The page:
I was very excited when the new and revamped edition came out of Thomas Paine’s COMMON SENSE. Not only is it a great cover, but I really enjoyed rereading this one! It was like going back into my Political Science classes and my History classes – high school and college. This is something that everyone should read in school at some point (it was a required one in my US Government class in high school).
My Thoughts: 5/5 stars!
“Without the pen of the author of COMMON SENSE, the sword of Washington would have been raised in vain.” – John Adams
With this book, Thomas Paine was able to generate the support from the colony for the armed rebellion. He argued this with common sense to argue for the idea of colonial independence and to make the American experiment their reality. Little did he know, this would later become a vital piece in the American Revolution.
Originally published in 1776, this was a key element in the rebellion against King George III – he questioned the authority that Great Britain had over the American colonies. The rest is, as they say, history.
Now, I know this will never be for everyone. History, and political history at that, are incredibly dry and boring for a good chunk of people. Which I completely understand. This contains the original text, and spellings, from his first published pamphlet. That can take some getting used to, and the language used. This edition also included some information about Paine himself. If you are in the category of hating history books and political anything, then move along from this book!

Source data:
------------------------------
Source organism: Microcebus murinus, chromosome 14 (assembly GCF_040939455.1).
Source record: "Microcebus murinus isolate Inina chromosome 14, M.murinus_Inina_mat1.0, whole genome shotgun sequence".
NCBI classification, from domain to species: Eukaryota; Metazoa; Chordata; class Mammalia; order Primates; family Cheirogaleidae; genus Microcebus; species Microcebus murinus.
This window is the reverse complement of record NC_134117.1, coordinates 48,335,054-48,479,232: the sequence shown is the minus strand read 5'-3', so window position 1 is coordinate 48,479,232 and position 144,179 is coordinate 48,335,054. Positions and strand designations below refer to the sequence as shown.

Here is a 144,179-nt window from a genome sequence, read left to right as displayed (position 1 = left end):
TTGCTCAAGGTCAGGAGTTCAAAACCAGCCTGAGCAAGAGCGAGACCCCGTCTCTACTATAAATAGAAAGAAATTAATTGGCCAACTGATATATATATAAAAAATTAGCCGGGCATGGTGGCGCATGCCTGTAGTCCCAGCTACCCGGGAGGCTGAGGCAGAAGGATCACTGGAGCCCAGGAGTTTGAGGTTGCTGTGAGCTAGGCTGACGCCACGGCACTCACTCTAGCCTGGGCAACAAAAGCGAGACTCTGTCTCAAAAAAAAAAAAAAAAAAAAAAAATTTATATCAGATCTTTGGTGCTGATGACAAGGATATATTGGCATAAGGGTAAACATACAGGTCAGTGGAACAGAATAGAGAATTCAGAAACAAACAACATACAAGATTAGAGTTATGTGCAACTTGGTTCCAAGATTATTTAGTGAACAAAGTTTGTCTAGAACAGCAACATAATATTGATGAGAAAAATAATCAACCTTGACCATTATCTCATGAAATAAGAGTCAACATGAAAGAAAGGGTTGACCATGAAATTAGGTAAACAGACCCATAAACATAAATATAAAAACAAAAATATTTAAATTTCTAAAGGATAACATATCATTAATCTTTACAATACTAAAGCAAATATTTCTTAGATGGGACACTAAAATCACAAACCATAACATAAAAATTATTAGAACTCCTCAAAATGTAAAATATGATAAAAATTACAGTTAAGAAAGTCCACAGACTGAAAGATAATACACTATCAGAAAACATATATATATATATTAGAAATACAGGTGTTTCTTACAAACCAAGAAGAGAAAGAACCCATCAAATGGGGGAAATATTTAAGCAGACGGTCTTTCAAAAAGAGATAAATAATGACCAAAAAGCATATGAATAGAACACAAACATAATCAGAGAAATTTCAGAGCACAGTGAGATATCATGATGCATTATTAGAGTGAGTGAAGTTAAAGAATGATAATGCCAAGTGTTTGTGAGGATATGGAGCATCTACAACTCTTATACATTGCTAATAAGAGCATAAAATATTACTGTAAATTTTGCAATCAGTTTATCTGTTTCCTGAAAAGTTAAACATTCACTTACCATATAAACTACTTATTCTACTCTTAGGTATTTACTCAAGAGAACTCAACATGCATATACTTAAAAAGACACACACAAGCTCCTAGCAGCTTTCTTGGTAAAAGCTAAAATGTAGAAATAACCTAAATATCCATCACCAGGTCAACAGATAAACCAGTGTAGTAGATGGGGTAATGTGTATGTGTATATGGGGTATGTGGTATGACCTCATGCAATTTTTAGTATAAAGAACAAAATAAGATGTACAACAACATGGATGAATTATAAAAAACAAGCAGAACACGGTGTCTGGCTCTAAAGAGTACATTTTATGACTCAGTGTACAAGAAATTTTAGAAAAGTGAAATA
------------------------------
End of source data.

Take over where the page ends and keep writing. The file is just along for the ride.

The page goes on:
Fun fact for those of you that love musicals – this is prominently featured in Hamilton! The synopsis on Goodreads says it best – “Outlining the revolutionary roots of our nation’s founding, Common Sense is essential reading for Americans of all stripes who, like their forefathers, find themselves in times that try their souls, and are now discovering their own rebellious spirit.”
Thank you to William Morrow for a copy of this beautiful new edition in exchange for my honest review.